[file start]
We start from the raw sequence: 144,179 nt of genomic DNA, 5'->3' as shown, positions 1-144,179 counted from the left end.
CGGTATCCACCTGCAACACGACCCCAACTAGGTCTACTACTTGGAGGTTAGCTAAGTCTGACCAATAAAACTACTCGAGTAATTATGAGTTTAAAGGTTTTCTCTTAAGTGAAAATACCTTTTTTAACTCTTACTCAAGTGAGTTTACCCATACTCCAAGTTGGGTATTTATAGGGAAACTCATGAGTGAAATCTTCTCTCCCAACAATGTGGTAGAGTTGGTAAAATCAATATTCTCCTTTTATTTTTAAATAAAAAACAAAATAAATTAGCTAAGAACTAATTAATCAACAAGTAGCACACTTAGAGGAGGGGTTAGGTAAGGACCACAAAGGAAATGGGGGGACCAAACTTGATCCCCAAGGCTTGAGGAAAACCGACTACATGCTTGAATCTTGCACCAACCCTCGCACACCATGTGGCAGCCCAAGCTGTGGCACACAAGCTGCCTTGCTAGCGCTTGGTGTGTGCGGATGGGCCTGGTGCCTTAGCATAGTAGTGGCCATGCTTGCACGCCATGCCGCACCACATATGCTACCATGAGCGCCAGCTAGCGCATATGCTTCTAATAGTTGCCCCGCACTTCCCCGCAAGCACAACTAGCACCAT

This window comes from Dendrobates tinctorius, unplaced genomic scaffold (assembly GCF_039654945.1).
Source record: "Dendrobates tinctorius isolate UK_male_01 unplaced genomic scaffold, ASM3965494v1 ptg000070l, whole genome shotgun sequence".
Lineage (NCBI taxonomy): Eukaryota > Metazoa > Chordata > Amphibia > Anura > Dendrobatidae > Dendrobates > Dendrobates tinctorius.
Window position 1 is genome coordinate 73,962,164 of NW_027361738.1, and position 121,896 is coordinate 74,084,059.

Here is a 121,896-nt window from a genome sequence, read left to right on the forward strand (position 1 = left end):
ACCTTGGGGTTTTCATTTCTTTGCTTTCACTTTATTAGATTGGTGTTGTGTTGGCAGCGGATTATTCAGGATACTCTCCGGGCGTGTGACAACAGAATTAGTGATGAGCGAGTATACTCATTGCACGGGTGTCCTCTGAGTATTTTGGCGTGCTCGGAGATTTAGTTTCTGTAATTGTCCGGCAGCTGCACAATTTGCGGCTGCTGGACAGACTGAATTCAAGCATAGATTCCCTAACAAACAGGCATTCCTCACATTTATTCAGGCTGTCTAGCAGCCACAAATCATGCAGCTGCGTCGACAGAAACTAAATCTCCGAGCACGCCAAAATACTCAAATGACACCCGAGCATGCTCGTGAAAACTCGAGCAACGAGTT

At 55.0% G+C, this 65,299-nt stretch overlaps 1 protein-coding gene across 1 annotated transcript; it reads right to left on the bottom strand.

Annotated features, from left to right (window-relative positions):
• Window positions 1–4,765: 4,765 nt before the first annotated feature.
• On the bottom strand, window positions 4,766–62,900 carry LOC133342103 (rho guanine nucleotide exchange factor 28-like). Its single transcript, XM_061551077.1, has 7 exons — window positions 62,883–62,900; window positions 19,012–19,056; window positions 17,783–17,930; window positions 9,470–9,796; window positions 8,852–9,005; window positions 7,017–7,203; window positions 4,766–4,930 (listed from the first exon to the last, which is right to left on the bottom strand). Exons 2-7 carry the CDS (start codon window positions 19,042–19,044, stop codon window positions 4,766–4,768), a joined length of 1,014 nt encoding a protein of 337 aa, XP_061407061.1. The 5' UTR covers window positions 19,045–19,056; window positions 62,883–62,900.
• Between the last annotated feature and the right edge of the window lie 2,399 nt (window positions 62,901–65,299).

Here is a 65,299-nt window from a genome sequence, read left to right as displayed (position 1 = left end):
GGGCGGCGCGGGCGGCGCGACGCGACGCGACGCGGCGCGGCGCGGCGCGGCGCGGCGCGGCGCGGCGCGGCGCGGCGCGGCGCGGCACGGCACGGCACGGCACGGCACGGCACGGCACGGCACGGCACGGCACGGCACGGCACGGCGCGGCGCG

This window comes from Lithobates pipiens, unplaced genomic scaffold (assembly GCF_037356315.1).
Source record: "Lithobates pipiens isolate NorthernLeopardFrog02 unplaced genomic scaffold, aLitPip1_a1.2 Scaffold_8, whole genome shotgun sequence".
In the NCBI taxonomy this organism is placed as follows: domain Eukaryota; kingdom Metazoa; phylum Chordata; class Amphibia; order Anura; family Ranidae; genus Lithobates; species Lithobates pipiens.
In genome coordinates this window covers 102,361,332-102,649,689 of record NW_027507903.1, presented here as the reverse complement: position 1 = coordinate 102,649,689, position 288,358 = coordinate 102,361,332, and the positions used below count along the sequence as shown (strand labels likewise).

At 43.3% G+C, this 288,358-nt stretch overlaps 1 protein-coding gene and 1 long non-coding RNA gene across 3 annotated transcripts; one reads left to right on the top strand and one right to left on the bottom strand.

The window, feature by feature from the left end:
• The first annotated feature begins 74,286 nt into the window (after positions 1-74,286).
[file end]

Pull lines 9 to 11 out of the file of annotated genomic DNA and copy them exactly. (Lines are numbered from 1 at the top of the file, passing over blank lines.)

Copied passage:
At 55.0% G+C, this 65,299-nt stretch overlaps 1 protein-coding gene across 1 annotated transcript; it reads right to left on the bottom strand.

Annotated features, from left to right (window-relative positions):
• Window positions 1–4,765: 4,765 nt before the first annotated feature.